24 Relationship Comics That Illustrate The Beauty In The Mundane Moments.

Big, profound moments are important in relationships, but the small, seemingly inconsequential ones often are what build the foundation.

Philippa Rice began capturing the day-to-day parts of her relationship with her boyfriend, Luke Pearson, in a comic series she titled “Soppy.” The U.K.-based artist and illustrator started drawing them because she wanted to document those small moments and “silly things,” she told Upworthy. The series was eventually published in a book called “Soppy: A Love Story.”

Rice didn’t set out with any particular big purpose — her series was simply an ongoing project to “fondly remember the times at the beginning of mine and Luke’s relationship.”

But it turns out that those fond memories are quite relatable.

“Lots of people have told me that the comics are just like their own relationships,” Rice told Upworthy in an email interview. “Some people have said I must be spying on them! It’s actually really nice to think that we’re all sort of the same in some ways!”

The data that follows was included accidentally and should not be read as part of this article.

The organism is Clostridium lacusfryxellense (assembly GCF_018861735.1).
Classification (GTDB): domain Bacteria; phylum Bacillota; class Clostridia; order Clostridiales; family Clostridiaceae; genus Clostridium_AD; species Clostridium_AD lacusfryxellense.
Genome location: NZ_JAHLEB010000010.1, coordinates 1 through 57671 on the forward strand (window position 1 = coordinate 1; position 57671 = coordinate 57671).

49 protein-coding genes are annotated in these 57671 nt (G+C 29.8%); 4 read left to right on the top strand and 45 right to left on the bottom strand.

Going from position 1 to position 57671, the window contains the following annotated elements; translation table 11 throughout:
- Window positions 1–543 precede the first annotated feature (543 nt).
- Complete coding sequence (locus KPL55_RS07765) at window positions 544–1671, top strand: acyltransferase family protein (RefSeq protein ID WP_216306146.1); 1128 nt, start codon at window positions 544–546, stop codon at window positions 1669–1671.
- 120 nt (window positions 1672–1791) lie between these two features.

Indeed we are. From figuring out what to have for dinner to assembling IKEA furniture (the true test of any relationship), the everyday experiences in relationships can be pretty universal.

Enjoy these 24 comics. At least a few — and probably many — might remind you of the early days of relationships you’ve had.


All comics are property of publisher Andrews McMeel, shared here with permission.
























Relatable, right?

“I think comics can do pretty much anything,” Rice said. “They can be meaningful or they can be totally meaningless fun or anything in-between.”

Rice feels that diary comics, like this Soppy series, are meaningful “because they come straight from one person’s real life.”

And Rice did an amazing job of capturing what real life is all about: the little parts that matter so much, even though we don’t realize it as they occur.

Hollywood Star Kurt Russell Just Shocked Everyone: ‘I’m Not A Republican, I’m Worse, I’m A…’

‘I’m Not A Republican, I’m Worse, I’m A…’

Movie star Kurt Russell made waves last week for strongly disagreeing with an anti-gun reporter spouting gun-banning ideas. But not content to let his comments fade away, Russell once again waded into the contentious issue very publicly, likely infuriating many of his Hollywood pals.